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Last Horse Theft Hanging

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The last horse theft hanging in Scotland took place in 1811, following a guilty verdict after the thief had been tried at Ayr court.

The thief was George Watson, who had repaid the generosity of farmer John Kerr by stealing his best horse, a grey Clydesdale mare, after being given shelter for the night, together with the group of tinkers he was part of. Kerr, of Knockburnie, near New Cumnock, Ayrshire, had a reputation for kindness to travellers, but was angered when he discovered that not only was his horse gone, but another had been stolen from his brother William's neighbouring farm of Marshallmark, and the pair set off after the horse thieves.

William gave up the chase at Kilmarnock, but John carried on, and followed the trail through Fenwick, Mearns, Glasgow, past Loch Lomond and up to Tarbert. His horse had a broken shoe, and left a unique track which he was able to follow on the road.

He next went to Inveraray, where he was able to obtain a warrant from the Sheriff, and the assistance of two constables who accompanied him. People on the road remembered the group of travellers with a grey mare, and this allowed the the three to follow the groups through Dalmally, Glencoe and Appin, finally catching up with it in a remote glen, in an area now known as Benderloch.

The two men are said to have had a short conversation:

"I didn't expect to see you, Knockburnie" said Watson.

"I didn't expect you would steal my horse", replied Kerr.

Said to have then tried to attack Kerr, Watson was restrained by constables.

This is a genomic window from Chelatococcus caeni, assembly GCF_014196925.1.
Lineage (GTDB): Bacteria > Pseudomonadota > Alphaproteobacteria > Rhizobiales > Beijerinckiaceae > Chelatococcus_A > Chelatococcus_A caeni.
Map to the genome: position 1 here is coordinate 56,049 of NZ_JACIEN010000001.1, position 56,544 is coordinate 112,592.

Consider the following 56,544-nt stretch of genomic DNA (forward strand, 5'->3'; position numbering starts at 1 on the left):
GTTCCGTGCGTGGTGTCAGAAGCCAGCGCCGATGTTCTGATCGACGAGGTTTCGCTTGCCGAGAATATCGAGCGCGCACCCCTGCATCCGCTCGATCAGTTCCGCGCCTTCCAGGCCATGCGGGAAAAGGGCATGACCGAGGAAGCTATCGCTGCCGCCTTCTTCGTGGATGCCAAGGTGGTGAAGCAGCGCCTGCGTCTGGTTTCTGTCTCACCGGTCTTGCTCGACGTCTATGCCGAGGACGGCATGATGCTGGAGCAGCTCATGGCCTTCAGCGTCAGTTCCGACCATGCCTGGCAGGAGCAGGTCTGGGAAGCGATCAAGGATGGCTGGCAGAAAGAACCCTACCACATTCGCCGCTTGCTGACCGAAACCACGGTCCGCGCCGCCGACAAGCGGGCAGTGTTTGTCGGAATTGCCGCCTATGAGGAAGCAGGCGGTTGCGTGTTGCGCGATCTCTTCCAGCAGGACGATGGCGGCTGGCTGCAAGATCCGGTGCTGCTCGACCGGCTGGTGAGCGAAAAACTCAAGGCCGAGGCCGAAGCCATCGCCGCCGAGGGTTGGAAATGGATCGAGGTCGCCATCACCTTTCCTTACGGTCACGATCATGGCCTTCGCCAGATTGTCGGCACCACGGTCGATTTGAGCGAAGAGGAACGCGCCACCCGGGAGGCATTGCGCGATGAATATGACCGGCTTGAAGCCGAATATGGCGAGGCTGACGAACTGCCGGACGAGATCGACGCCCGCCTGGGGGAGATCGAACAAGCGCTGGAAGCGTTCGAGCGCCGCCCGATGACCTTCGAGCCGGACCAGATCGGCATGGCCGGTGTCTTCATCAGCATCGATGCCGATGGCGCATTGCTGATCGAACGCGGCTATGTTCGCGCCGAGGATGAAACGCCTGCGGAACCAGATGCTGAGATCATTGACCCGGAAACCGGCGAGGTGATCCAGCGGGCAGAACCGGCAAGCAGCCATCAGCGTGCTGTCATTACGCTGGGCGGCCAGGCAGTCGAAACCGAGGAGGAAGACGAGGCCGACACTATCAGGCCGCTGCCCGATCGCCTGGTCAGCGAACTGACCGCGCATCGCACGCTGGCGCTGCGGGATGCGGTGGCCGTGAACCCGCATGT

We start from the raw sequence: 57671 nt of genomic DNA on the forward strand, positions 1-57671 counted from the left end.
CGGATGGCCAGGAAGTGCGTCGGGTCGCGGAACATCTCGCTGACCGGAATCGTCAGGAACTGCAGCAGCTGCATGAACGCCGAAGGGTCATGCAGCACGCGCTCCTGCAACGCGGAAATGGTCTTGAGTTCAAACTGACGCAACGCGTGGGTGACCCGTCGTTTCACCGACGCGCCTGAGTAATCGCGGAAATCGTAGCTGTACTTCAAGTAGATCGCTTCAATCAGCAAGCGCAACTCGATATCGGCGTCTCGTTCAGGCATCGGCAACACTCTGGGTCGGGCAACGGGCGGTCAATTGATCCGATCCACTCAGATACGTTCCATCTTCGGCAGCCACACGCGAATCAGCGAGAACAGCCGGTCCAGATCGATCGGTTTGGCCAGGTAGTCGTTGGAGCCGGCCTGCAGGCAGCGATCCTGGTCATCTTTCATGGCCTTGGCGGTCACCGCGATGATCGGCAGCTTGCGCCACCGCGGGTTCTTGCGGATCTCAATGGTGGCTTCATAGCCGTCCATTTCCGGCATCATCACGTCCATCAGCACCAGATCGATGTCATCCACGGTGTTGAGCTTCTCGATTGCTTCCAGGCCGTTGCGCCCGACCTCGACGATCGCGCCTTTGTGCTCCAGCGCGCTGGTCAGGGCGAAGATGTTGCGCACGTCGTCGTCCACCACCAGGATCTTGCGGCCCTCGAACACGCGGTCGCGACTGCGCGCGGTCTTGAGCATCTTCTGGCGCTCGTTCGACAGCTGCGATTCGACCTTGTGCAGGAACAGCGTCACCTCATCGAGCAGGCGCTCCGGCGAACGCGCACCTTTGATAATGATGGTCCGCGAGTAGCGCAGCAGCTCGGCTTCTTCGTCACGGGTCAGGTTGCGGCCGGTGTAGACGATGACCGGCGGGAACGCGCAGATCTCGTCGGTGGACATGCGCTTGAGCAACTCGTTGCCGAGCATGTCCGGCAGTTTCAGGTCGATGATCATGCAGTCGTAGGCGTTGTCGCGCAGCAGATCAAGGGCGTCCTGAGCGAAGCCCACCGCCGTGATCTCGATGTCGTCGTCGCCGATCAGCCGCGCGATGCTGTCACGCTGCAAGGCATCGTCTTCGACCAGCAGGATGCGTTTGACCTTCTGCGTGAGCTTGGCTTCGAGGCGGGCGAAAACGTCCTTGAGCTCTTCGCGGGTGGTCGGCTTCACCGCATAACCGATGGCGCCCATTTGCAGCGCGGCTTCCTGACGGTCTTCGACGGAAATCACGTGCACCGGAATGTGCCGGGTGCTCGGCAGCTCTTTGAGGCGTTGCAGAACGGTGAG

The chase had taken more than a week and covered a distance of more than 150 miles. It has come to be referred to as the pursuit of justice.

After being apprehended, George Watson was first taken Inveraray jail, and from there was sent to Ayr to for trial, where he was was found guilty and sentenced to hang.

The law was changed after the sentence was carried out, and the crime became one that no longer attracted capital punishment, so George Watson became the last man to be hanged in Scotland for stealing a horse.

The horse returned home with its rightful owner, and a new name - Tinker.

Pursuit of justice recreated

In May 2011, John Nelson - John Kerr's great great grandson, and also a farmer - recreated his ancestor's pursuit of justice.

Modern developments and changes to the land and roads meant that it was no longer considered safe to take a Clydesdale horse through Glasgow, and the journey commenced instead from Balloch. The plan thereafter being to follow the original roads as far as possible, passing through Glencoe, and on to Appin.[1][2]

References

1 BBC News - 200-year-old horse theft recreated Retrieved 23 May 23, 2011.

2 Ardchattan Observer » Tired but delighted .. the journeys end. Retrieved June 08, 2012.

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